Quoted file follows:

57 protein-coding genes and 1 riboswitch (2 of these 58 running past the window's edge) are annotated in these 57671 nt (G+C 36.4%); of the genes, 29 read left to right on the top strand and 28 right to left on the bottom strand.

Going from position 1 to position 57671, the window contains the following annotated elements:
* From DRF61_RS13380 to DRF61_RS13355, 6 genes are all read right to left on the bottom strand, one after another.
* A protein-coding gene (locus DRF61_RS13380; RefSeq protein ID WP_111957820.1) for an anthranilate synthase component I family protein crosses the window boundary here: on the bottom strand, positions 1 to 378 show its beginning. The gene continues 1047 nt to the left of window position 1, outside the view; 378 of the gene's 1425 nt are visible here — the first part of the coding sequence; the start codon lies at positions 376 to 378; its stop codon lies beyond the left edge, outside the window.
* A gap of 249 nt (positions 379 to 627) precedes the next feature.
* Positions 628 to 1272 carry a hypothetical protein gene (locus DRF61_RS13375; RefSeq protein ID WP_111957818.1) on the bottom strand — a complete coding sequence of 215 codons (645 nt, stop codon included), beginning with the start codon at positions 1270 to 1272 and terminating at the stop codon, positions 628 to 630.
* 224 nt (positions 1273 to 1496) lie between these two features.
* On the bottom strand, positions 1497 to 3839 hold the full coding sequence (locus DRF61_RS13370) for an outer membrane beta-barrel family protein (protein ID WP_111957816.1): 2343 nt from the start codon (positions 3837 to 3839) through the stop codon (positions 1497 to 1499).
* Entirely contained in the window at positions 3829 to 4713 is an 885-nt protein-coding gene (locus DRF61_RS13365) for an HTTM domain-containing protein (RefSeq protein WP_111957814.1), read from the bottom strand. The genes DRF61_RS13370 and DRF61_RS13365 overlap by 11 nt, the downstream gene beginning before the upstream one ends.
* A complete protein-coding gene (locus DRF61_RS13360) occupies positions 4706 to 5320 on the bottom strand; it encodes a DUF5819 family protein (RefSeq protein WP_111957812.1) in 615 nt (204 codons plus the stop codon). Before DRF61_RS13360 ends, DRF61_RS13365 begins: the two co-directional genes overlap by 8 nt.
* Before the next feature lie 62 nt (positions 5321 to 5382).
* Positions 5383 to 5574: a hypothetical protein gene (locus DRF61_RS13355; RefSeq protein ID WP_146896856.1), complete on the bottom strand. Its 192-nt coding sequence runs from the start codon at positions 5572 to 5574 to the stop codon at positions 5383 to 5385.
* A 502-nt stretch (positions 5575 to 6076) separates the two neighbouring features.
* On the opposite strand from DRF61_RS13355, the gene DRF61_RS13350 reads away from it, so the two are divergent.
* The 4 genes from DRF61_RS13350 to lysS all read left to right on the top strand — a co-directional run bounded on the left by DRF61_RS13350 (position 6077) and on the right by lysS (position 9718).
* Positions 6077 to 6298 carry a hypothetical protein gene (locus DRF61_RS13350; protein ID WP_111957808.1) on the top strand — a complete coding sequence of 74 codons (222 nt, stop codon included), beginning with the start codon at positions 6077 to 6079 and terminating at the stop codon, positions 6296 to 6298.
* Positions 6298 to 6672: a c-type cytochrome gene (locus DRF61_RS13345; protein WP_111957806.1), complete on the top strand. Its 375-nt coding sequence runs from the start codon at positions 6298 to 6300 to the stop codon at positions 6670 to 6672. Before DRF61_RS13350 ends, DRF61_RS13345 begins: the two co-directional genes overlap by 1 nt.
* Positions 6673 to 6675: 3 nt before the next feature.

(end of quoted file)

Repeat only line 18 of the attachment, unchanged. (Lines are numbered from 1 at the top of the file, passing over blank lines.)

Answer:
* Positions 6673 to 6675: 3 nt before the next feature.